Bitcoin price crashes below $30k amid crypto market collapse

Drops for Ethereum and dogecoin contributed to more than $200 billion of losses from the combined cryptocurrency market

Anthony Cuthbertson
Tuesday 20 July 2021 10:17 BST
Bitcoin is now trading at below half the price it was at in mid April 2021
Bitcoin is now trading at below half the price it was at in mid April 2021 (Getty Images/iStockphoto)

The price of bitcoin has crashed below $30,000, adding to the heavy losses seen across the crypto market in recent months.

The cryptocurrency dropped as low as $29,548 on Tuesday morning, according to CoinMarketCap’s price index, down from an all-time high above $64,000 in mid April.

Other leading cryptocurrencies also suffered big price falls, including Ethereum (ether), Cardano (ada), Ripple (XRP) and dogecoin.

>> Follow all the latest updates with The Independent’s live coverage of the crypto market

In total, more than $200 billion was wiped from the combined crypto market.

The exact reason for the collapse is unclear but it coincides with a similar downturn in the global stock market amid concerns that the resurgence of Covid-19 cases could stall the economic recovery.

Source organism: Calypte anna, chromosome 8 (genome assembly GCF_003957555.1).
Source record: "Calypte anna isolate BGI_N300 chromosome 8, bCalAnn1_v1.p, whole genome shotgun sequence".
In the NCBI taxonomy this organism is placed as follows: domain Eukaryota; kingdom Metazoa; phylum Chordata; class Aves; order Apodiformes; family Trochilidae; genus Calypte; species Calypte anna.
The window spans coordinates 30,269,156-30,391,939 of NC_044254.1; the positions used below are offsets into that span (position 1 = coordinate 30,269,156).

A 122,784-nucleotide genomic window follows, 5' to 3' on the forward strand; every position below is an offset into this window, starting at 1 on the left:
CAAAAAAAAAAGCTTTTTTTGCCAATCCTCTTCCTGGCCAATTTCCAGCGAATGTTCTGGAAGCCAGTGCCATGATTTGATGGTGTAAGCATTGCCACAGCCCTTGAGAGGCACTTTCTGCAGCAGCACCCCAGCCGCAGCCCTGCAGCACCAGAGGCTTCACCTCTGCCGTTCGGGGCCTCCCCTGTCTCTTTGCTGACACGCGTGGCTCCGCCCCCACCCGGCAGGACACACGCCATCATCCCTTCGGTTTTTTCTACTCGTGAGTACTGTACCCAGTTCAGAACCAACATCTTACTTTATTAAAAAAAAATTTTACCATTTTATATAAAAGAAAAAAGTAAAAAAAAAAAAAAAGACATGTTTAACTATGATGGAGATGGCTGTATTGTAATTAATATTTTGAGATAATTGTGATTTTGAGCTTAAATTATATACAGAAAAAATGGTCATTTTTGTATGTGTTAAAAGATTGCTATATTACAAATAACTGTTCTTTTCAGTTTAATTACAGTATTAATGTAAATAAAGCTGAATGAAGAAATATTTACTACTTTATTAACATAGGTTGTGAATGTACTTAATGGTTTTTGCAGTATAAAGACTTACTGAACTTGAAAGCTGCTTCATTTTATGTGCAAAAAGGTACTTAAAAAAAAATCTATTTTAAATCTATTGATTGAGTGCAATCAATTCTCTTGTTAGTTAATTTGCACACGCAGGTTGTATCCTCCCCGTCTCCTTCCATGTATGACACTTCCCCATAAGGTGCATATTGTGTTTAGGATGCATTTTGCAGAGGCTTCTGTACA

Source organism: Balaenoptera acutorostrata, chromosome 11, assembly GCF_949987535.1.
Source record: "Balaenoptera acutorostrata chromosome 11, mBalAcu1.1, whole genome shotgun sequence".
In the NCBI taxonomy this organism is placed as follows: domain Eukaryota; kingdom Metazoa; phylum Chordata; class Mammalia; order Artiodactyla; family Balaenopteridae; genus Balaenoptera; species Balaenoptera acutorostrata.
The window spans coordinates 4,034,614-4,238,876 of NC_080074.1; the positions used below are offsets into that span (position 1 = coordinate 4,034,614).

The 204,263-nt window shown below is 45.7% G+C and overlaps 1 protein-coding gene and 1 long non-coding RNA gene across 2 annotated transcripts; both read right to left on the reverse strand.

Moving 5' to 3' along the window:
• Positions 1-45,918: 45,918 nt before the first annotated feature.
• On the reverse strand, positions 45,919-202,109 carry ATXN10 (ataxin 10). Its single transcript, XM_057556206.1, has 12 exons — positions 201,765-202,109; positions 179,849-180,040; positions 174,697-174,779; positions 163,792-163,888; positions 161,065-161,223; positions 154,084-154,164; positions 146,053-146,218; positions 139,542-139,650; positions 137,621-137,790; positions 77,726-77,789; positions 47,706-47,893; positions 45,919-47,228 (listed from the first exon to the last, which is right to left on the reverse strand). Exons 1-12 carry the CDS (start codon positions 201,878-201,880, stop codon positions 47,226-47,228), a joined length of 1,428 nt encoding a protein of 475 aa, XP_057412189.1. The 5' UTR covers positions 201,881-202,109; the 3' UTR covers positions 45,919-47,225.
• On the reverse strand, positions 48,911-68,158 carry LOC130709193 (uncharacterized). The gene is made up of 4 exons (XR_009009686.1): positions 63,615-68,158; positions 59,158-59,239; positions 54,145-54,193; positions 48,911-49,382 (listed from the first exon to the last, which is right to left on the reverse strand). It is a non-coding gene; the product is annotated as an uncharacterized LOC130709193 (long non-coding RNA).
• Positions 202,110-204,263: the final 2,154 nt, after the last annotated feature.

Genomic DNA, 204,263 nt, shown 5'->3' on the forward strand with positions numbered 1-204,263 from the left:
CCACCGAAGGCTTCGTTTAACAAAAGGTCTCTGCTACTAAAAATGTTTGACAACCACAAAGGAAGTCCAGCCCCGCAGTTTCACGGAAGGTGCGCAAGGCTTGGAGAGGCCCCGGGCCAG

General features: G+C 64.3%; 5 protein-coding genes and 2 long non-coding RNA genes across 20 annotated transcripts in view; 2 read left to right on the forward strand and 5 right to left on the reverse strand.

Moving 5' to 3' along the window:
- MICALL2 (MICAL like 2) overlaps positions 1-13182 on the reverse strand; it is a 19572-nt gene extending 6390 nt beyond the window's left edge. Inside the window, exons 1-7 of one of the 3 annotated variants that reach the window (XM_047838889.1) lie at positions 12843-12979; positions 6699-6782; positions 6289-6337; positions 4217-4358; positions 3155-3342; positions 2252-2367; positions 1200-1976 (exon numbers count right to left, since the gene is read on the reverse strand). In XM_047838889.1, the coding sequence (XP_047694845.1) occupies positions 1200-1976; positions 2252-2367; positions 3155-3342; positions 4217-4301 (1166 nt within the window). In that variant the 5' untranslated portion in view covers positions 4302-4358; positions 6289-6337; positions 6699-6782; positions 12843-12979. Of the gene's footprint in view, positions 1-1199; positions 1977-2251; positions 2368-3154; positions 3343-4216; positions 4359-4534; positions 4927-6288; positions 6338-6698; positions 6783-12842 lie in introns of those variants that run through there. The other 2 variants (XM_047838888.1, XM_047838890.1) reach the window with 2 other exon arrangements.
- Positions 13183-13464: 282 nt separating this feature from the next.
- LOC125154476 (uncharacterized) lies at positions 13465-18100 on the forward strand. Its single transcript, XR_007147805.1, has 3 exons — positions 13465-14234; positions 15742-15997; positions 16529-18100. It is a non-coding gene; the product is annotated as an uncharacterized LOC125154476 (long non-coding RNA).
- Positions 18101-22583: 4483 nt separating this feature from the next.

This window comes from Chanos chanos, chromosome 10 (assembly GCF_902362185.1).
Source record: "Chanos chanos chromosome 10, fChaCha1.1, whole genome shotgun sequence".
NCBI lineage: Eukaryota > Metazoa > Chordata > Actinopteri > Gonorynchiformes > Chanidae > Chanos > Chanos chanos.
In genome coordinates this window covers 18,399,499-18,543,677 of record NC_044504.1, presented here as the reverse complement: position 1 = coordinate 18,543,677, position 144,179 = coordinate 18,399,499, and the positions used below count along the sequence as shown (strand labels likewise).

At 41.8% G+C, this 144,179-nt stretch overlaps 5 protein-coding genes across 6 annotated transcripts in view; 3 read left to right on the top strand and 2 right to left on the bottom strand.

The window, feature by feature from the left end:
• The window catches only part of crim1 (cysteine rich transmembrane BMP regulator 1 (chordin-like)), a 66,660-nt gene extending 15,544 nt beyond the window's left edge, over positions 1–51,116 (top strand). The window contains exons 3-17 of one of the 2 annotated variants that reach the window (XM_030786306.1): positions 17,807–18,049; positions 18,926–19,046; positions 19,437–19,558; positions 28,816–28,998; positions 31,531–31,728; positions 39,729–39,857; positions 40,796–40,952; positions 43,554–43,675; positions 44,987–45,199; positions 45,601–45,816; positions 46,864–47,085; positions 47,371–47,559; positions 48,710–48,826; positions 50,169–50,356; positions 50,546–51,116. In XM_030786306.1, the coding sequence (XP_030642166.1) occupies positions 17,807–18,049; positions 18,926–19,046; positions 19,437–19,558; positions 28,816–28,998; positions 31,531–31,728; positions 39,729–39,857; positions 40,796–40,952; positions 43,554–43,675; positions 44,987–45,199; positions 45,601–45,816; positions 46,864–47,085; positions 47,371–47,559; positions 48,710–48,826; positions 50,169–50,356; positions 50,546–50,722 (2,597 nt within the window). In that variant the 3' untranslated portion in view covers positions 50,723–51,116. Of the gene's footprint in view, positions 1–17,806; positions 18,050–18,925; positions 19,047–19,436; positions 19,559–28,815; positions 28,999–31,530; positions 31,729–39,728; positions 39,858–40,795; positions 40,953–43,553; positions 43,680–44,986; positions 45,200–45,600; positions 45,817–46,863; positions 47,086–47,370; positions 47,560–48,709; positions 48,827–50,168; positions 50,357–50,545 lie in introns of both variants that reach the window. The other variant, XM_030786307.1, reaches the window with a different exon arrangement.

The price crash also follows comments from some investors warning that bitcoin could be in the middle of a bear market and that the broader space is entering a period known as a “crypto winter”.

Others remain hopeful that the latest dip is merely a price correction and that new record highs will follow later in 2021.

“With yet another poor performing week, speculation on the short-term price direction of major cryptoassets is rife, with mixed opinions on price depending on what metric or indicators analysts are looking at,” said Simon Peters, a crypto market analyst at the online trading platform eToro.

“Long-term confidence remains high, however, with a recent survey of FinTech experts revealing more than half believe bitcoin is capable of becoming the global reserve currency by 2050.”

The survey from comparison site Finder,com also found that nearly a third of participants believe the so-called “hyperbitcoinisation” could take place before 2035.

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